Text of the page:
- When they’re familiar with the subject matter, they should be able to recognize the main argument in an argumentative text.
- They can understand sequencing, time frames and chronology, but it’s important to avoid texts that are too abstract, since they’re still in the process of building up their Spanish vocabulary and grammar knowledge.
- It’s best if the topic of a chosen text is of general interest to them, but they’re also able to read new subject matter and compensate for limitations by using context clues.
5 Activities to Improve Spanish Reading Comprehension
1. Read-alouds for Daily Exposure to Fluent Reading
If you think read-alouds are only for elementary students, think again. They’re a perfect complement to any lesson, and it’s becoming more and more popular to add them to foreign language curricula.
Perhaps you’re not opposed to reading out loud, but maybe you’re not sure how much students are going to be able to understand. A novice student has a very limited vocabulary and they’re still learning basic sentence structures. How will this help their reading comprehension?
- It exposes students to new vocabulary, which will improve their overall comprehension.
- Hearing the patterns of language from a fluent reader help students imitate those patterns when they read, increasing their comprehension of texts read independently.
- We want to scaffold students to the next level, and only reading books that they can read independently won’t help accelerate them. Exposing them to new sentence structures and themes will give them the tools they need to tackle different texts by themselves.
How to adjust for each skill level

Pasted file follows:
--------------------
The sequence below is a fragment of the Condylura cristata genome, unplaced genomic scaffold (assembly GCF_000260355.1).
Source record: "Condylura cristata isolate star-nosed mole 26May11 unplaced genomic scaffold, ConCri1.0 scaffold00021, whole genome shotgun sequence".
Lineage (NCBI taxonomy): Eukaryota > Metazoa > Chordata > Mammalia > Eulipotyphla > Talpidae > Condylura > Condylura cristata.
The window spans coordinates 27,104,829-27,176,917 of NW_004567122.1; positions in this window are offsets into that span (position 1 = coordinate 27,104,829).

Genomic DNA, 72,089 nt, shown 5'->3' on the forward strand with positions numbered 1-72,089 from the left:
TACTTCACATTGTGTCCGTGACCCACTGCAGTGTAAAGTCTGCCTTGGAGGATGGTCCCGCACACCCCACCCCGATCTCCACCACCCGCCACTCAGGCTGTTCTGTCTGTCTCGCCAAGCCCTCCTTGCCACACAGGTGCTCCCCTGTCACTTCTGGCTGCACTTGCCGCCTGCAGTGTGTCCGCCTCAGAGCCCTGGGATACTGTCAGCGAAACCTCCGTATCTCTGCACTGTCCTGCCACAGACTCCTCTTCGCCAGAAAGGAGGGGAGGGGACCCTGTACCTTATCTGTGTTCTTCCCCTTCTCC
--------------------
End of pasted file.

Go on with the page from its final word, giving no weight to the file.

Obviously, age and grade appropriateness are essential when choosing a book. How much of “Cien años of soledad” can a novice understand?
For novice and intermediate students, using picture books that contain rich language and new vocabulary will support any lesson unit. The pictures serve as a visual aid to increase student comprehension. So, you’ll want to start finding materials for these levels by looking to children’s books.
Here are just a few great Spanish-language children’s books that offer interesting topics and a glimpse of culture:
- “Cuadros de Familia” by Carmen Lomas Garza
- “Chimoc en Machu Picchu” by Andrea and Claudia Paz
- “Frida” by Jonah Winter
- “Juegos Tradicionales” by María Angélica Ovalle
- “Cali y Mona” by Pepe Valle
For upper-intermediate and advanced students, go beyond children’s books.
Not that you won’t expose students to picture books at this level, but you want them to enjoy and discover what reading they can do on their own. Try Spanish graphic novels to motivate and excite students to read on their own at these levels. Same principle, more complex language. You might even find adapted classic Spanish literature like “Don Quijote” as a graphic novel.